Interested in lamb but unsure how to prepare it? There’s no reason to be intimidated. Lamb is easy to prepare and fun to cook! When cooked properly, lamb is flavorful and juicy, and the methods for preparing it are no different than those you use for beef and pork. Join Milwaukee Area Technical College Chef Instructor Jack Kaestner and discover how healthy can be oh so delicious with American Lamb!
Grilling is often synonymous with barbecuing and refers to cooking meat or vegetables on a grate over hot coals or another heat source. From burgers to chops, grilling is the perfect way to eat more lamb and spend less time cooking and cleaning up. Grilled lamb is a fast, delicious, practical weeknight option. Dry brine your lamb chops. If you have time, salt lamb chops 40 minutes to an hour before grilling them, to release moisture and break down proteins in a way that allows the chops to reabsorb the liquid.
Roasting is an oven-cooking method in which the meat is cooked uncovered in order to produce an exterior that is well browned and a moist interior. Roasting works best with fairly tender pieces of meat or poultry. Tender cuts like the rack and loin and portions of the leg should be prepared using dry heat cooking methods such as broiling, grilling and roasting. For perfect medium rare lamb, 15 to 20 minutes per pound in a 325°F oven is a good rule of thumb. The temperature of the meat will rise another 5 to 10 degrees (this is called “carryover cooking”), so take it out with that in mind. Lamb is a bold protein that can handle depth of flavor. Fresh herb and spice rubs add layers of flavor, and can transform the versatile leg from skewers for the grill to a whole roast.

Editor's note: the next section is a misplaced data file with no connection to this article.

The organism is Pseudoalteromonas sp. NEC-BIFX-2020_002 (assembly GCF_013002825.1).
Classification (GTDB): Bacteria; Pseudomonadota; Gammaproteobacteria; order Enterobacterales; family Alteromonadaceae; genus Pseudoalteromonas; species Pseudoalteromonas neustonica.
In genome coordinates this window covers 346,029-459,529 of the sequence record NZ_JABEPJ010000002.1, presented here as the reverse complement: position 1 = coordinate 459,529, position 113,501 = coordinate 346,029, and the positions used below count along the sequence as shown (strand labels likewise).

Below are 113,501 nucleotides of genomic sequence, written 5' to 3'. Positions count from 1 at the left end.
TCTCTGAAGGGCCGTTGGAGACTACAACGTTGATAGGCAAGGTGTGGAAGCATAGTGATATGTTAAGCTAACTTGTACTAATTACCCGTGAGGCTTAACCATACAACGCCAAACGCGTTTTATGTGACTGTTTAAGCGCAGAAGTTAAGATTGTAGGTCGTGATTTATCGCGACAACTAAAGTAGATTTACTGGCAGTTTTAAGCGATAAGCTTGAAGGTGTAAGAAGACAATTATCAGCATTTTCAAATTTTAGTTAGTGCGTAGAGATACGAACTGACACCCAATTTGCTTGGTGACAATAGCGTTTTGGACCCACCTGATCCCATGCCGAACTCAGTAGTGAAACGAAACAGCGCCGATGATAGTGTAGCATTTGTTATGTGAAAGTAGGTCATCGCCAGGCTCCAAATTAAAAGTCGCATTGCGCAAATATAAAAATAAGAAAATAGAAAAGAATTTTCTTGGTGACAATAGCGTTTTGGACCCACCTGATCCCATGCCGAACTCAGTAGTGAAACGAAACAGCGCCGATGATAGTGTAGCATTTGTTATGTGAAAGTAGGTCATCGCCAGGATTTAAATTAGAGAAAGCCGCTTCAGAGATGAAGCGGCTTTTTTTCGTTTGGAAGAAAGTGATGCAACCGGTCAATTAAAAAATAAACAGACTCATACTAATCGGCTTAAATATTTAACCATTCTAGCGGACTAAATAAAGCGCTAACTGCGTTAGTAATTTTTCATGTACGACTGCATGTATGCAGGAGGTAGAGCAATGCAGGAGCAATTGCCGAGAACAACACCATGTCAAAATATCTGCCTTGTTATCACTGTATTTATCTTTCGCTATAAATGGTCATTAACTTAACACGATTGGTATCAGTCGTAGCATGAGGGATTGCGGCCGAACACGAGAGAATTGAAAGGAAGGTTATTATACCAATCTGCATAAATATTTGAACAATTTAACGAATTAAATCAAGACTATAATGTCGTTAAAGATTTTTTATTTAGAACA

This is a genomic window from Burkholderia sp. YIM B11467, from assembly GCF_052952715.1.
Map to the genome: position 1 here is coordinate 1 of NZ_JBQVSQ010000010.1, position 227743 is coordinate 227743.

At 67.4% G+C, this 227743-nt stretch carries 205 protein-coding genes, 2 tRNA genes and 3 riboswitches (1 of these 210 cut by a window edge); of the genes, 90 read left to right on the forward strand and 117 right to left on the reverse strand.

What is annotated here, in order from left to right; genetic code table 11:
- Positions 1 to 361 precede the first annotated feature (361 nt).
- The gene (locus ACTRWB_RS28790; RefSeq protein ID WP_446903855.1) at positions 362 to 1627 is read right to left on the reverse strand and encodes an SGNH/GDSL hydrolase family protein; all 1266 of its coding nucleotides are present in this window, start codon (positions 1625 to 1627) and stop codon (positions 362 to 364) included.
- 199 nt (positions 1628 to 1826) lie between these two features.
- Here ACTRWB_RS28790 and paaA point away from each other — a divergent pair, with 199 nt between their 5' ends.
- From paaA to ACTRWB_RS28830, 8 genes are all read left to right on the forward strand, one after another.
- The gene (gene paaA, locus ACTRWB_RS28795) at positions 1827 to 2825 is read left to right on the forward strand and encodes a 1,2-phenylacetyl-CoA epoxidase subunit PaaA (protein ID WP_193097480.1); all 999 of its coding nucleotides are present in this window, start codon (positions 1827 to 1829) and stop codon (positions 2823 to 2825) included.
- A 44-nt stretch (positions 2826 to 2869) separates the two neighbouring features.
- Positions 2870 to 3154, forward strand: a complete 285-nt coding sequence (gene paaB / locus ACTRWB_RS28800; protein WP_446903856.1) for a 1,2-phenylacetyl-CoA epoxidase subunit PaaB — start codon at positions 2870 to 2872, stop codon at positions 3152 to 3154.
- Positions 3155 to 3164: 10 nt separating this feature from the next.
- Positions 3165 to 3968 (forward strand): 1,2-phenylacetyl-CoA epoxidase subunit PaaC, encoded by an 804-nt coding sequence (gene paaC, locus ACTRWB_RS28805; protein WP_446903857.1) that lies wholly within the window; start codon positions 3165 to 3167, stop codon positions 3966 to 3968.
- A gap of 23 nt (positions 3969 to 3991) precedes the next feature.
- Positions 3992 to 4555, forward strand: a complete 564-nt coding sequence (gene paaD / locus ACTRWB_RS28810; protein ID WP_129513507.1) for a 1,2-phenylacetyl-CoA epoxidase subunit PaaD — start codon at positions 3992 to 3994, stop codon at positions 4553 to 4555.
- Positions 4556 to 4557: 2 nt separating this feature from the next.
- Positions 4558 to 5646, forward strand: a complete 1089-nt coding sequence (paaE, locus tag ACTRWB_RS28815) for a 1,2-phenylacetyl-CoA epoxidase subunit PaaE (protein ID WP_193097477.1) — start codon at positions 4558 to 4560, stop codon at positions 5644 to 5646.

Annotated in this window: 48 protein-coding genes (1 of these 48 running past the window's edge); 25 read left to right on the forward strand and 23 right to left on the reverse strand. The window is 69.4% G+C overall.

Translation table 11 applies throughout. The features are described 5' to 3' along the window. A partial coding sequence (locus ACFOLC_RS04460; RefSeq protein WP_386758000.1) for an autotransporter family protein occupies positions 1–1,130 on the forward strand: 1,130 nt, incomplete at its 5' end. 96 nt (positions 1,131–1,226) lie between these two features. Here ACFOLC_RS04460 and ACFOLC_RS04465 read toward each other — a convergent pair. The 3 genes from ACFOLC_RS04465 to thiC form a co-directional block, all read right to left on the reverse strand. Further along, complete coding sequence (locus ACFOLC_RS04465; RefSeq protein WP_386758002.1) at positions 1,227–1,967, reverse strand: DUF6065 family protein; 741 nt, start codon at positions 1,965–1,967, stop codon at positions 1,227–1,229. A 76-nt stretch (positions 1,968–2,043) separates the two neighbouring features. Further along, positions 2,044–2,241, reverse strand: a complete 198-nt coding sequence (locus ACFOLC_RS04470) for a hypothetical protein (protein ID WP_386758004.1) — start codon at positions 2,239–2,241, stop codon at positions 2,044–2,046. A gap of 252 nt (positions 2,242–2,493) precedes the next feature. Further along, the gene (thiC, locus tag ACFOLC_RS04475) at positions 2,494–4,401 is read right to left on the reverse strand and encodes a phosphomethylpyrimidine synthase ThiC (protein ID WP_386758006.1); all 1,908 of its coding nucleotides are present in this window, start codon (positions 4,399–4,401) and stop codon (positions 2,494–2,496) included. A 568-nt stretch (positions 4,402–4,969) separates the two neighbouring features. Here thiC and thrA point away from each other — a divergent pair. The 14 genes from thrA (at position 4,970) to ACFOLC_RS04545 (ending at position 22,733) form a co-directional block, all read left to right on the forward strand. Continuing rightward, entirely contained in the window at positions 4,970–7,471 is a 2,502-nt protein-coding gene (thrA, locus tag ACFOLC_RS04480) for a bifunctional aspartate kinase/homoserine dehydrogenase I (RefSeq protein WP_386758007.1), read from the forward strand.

Braising is a cooking method used for meat and vegetables in which the item is browned in fat, tightly covered and cooked slowly in a small amount of liquid. A long cooking period at low heat helps to develop flavor and tenderize meat by breaking down its fibers. Braising can be done on the stovetop, in the oven or in a slow cooker. A tight-fitting lid is key to preventing the liquid from evaporating. The shoulder is ideal for braising, stewing or slow-roasting. Lamb shoulder, shanks and ribs are less tender cuts of meat that are best prepared using moist cooking methods including braising and stewing, or a combination of dry and moist cooking methods. Grilled and braised lamb is found on 20% of fine dining entrée menus.
Photo and Cooking Techniques, American Lamb Board. For more information, www.americanlamb.com .